How to Prepare Your Garden for the Winter
Photo by: Richard and Adrian Bloom.
It's that time of year again; time for your garden to lie under the covers with its eyes shut tight. While the rain pours down and cold weather wraps stealthily around the rows, your garden must sleep through the bombardment of December and January. Will you slam the door and walk away quickly, or will you sing your favorite perennials a winter lullaby as they lie quietly under their blanket of soil? With the help of three essential books from Timber Press, you can treat your garden to a peaceful winter slumber, and it will awaken healthy and fresh for a new season.
From Timber Press Guide to Gardening in the Pacific Northwest, by Carol W. Hall and Norman E. Hall:
- In December, make mental notes of possible garden improvements, additions, or deletions as you walk around the garden. If the possible changes still seem right after time, mark them on the new year's calendar.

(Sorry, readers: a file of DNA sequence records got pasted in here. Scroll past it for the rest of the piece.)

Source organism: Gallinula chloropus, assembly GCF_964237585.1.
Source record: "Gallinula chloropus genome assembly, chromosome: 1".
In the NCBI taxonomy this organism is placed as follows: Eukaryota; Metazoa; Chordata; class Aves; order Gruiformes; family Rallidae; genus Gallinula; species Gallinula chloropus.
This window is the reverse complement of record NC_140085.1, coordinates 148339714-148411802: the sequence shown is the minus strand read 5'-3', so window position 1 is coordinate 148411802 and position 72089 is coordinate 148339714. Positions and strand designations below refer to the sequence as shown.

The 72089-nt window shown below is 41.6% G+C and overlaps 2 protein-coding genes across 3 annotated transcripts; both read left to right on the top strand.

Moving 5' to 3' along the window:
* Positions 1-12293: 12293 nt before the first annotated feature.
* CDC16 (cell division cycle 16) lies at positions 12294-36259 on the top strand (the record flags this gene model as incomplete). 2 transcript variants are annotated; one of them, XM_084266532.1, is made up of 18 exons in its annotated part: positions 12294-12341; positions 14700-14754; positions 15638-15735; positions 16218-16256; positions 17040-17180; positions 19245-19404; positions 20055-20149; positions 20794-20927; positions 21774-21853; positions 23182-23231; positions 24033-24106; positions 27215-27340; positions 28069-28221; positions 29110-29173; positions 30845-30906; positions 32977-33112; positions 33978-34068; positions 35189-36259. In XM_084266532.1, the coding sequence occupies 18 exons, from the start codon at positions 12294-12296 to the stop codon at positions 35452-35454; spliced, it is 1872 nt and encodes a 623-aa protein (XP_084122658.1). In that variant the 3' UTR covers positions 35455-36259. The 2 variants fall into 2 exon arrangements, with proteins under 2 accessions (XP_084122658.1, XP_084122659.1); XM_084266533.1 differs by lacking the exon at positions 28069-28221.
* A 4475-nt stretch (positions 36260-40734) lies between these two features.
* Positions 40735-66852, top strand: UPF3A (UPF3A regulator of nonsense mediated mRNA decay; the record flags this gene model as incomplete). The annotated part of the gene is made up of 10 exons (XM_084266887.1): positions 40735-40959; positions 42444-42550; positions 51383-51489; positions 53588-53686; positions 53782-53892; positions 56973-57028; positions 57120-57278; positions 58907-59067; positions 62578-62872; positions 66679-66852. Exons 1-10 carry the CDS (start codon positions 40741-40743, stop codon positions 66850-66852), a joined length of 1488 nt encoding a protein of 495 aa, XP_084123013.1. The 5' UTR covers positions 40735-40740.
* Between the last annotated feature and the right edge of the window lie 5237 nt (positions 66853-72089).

- After wet snow or high wind, check for broken branches and cut them off to prevent further tearing of bark.
- If possible, drain any garden puddles that stand more than a few hours. Do not walk on garden soil when soggy, and avoid walking on water-saturated lawns.
- Check mulch for disturbance by birds. Repair as needed.
- Make sure seed in bird feeders is always fresh and dry. Keep feeders under shelter.
From The Well-Tended Perennial Garden, by Traci DiSabato-Aust:
- Pruning is a matter of personal choice; what some find attractive, others find distracting. Prune perennials that will blacken, turn to mush, or fall on frequented paths.
- Remove excess debris such as fallen leaves and fallen deadheads. This decreases potential sites for pests, and large leaves can mat-down and hold water, causing crown rot on perennials.
- For marginally hardy perennials and perennials transplanted in autumn, cover with 3 to 4 inches of mulch applied over their crowns after the ground has frozen.
From Perennial Companions, by Tom Fischer:
- Perennials die down in the winter, but that doesn't mean they disappear. Resist the urge to cut down the spent stalks of summer-blooming perennials and you'll be rewarded with scenes of pure magic when hoarfrost decorates the sere seed heads. The birds will thank you too for leaving them a winter meal.
- For dramatic beauty, leave 'Kim's Knee High' purple coneflower (echinacea purpurea), and tall verbena (verbena bonariensis).